The Seattle Sounders got some of what they wanted from their Sunday evening match with Portland. They won that second meeting, 1-0, on a lovely flick header from their striker Eddie Johnson in the 60th minute of the match. The victory over their archrival Timbers moved Seattle into the bracket of teams that qualify for the payoffs, and left them only slightly behind the Timbers in the standings.
Nearly 68,000 fans came out for Sunday’s game, a regular season attendance record that rated worldwide attention. Only Dortmund in Germany’s world famous Bundesliga drew more fans. No other team in Major League Soccer is even close.
For a few big reasons and a thousand little ones, the Sounders can load that downtown stadium like a phone booth. Green-scarfed fans come from every direction. It is a big, green contentious company meeting. None of them talked of losing the game. Few mentioned how well the Timbers were playing. It was a summer Sunday eve, in our own home, with our new star player Clint Dempsey and it was too weird to think we could lose.
The playoffs are two months away. There will be many changes and much anxiety between now and then, but the Sounders have lagged outside the playoff bracket all season and they were palpably thrilled to win the game, and palpably thrilled to have it over with. A loss or even a tie would have been a disappointment.
Clint Dempsey is a new frontier as well. He is arguably the first premier soccer player to come to the MLS in the prime of his career. It helped that he is from Texas, that he is also a star on the US National team and that he played in the MLS seven years ago. But every team in the league noted his decision to play for Seattle. If Dempsey will come, then the league must be good enough for others of his caliber. Big house, big player, big night. Seattle keeps pushing the MLS boundaries, of talent and tally, a little farther.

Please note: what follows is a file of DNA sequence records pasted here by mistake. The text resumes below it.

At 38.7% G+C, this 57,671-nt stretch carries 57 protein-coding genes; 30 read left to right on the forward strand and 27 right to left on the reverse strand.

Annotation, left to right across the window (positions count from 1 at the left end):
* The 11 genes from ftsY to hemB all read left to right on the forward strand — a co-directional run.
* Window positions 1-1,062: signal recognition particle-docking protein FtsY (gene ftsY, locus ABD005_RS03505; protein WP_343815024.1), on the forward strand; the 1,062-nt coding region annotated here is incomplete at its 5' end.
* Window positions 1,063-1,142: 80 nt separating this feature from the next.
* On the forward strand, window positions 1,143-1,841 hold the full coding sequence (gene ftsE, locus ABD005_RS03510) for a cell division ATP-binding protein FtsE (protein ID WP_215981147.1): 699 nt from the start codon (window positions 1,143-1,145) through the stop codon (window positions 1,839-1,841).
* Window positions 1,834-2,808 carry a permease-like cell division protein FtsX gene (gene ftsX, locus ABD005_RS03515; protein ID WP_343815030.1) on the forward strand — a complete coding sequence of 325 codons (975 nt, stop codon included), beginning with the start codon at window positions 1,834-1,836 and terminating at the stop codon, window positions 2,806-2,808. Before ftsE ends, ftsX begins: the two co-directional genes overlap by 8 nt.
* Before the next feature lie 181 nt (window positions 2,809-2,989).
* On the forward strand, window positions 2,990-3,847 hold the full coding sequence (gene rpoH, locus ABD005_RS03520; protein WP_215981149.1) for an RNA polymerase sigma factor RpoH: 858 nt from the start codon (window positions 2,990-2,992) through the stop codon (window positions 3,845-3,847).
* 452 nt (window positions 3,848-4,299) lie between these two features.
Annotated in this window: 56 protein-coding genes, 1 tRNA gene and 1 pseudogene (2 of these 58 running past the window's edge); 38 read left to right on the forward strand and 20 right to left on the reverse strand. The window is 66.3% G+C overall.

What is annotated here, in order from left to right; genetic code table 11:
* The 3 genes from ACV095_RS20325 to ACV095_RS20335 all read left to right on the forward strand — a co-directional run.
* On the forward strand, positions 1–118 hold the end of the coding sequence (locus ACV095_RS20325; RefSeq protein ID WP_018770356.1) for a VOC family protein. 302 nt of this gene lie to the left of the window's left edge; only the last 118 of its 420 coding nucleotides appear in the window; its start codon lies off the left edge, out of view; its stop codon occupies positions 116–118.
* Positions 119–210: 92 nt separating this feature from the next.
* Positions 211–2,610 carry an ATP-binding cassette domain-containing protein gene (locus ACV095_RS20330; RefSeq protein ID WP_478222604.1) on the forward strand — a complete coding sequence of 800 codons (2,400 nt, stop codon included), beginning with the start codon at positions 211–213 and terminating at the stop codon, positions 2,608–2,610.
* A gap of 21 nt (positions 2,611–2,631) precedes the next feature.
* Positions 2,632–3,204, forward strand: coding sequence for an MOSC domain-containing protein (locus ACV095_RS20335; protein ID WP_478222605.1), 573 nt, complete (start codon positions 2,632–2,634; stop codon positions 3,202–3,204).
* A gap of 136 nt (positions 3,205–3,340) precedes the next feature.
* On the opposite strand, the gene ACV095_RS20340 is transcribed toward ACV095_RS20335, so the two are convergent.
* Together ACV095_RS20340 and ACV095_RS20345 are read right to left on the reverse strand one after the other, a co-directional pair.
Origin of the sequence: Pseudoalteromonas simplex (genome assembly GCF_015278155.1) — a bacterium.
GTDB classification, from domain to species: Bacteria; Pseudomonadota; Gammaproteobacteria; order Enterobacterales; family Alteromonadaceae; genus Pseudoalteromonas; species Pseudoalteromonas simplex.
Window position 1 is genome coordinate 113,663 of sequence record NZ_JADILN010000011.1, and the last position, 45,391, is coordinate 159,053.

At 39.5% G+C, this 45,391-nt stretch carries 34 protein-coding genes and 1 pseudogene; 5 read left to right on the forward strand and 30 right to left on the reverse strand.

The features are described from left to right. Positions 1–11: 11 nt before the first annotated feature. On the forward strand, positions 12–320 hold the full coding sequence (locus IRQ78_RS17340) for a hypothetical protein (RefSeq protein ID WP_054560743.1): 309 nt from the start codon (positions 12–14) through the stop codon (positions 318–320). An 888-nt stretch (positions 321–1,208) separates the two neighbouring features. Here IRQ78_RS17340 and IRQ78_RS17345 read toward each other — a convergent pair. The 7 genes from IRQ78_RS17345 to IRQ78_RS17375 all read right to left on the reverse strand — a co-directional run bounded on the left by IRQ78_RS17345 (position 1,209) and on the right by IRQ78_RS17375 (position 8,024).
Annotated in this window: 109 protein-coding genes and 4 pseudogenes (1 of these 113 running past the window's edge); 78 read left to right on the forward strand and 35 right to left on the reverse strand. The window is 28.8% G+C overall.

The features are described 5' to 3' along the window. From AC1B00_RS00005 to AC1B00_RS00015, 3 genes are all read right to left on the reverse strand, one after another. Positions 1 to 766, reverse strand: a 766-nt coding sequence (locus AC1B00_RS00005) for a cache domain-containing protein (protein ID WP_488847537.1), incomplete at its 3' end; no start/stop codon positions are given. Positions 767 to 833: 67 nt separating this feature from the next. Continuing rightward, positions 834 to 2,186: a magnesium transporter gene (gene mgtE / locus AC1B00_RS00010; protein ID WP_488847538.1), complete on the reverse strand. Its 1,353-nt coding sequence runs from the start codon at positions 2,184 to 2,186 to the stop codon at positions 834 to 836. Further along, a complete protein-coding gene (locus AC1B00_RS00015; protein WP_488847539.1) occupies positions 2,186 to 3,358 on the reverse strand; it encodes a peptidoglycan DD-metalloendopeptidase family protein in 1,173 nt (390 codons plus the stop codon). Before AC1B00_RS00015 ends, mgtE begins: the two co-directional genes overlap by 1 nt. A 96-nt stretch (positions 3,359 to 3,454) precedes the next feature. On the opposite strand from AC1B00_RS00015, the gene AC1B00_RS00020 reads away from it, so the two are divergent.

It was the first time that Johnson (at left) and Dempsey had played together with the Sounders. When Nigerian forward, Obafemi Martins, who is injured at the moment, becomes available, perhaps this weekend, then, frankly, no one knows what we’ll have. Martins is a 5-foot, 7-inch rocket who makes the Sounders’ attack less a clump. His speed can slice the lines of a defense and once the lines are cut, you could imagine Dempseys and Johnsons all over the pitch. We’ll have to wait and see.
What the Sounders did not get on Sunday night was any sense of Timbers flinching. Portland was not intimidated by the crowd, or the moment. They are cool, tough customers, and they clearly enjoy the success that has kept them ahead of Seattle in the standings. Nothing would have pleased them more than to have won or at least tied the game. They were playing without their two best midfielders, Will Johnson and Diego Chara, but they didn’t seem to care.
The game nearly took a very different turn. Soccer is like that. You must watch all of it, closely. In the fifteenth minute, Timbers’ Ryan Johnson slipped behind the Sounder defense and would have scored but for the wonderful Seattle goal keeper Michael Gspurning, who made a brave and lovely save by rushing out and diving into the ball. Twenty minutes later, Timbers’ star Valeri took a long shot from the center that beat Gspurning by both speed and direction. Lucky for us, it just hit the frame.
If Portland scores on either shot, you have a very different game – and 68,000 very quiet green seats. Silencing a crowd provides as big a boost as having it roar for your side.
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